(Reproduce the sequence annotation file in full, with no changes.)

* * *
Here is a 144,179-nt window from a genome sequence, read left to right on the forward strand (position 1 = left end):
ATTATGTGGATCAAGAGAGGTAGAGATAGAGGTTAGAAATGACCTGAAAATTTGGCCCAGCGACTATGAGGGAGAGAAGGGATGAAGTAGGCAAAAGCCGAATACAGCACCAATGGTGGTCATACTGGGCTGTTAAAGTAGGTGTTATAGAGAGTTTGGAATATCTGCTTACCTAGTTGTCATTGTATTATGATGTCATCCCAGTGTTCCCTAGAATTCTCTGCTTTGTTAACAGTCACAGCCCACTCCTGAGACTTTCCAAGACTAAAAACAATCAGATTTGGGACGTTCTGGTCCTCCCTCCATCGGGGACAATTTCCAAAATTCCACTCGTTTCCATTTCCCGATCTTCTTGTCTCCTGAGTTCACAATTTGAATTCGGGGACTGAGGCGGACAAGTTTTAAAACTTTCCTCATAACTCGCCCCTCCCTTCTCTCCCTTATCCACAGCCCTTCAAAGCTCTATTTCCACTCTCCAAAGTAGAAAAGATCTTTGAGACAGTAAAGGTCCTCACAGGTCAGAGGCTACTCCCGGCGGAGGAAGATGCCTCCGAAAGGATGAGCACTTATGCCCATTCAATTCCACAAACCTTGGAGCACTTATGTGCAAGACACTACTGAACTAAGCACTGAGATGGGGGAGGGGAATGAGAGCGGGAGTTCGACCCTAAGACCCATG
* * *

Here is a 144,179-nt window from a genome sequence, read left to right on the forward strand (position 1 = left end):
ATTATGTGGATCAAGAGAGGTAGAGATAGAGGTTAGAAATGACCTGAAAATTTGGCCCAGCGACTATGAGGGAGAGAAGGGATGAAGTAGGCAAAAGCCGAATACAGCACCAATGGTGGTCATACTGGGCTGTTAAAGTAGGTGTTATAGAGAGTTTGGAATATCTGCTTACCTAGTTGTCATTGTATTATGATGTCATCCCAGTGTTCCCTAGAATTCTCTGCTTTGTTAACAGTCACAGCCCACTCCTGAGACTTTCCAAGACTAAAAACAATCAGATTTGGGACGTTCTGGTCCTCCCTCCATCGGGGACAATTTCCAAAATTCCACTCGTTTCCATTTCCCGATCTTCTTGTCTCCTGAGTTCACAATTTGAATTCGGGGACTGAGGCGGACAAGTTTTAAAACTTTCCTCATAACTCGCCCCTCCCTTCTCTCCCTTATCCACAGCCCTTCAAAGCTCTATTTCCACTCTCCAAAGTAGAAAAGATCTTTGAGACAGTAAAGGTCCTCACAGGTCAGAGGCTACTCCCGGCGGAGGAAGATGCCTCCGAAAGGATGAGCACTTATGCCCATTCAATTCCACAAACCTTGGAGCACTTATGTGCAAGACACTACTGAACTAAGCACTGAGATGGGGGAGGGGAATGAGAGCGGGAGTTCGACCCTAAGACCCATG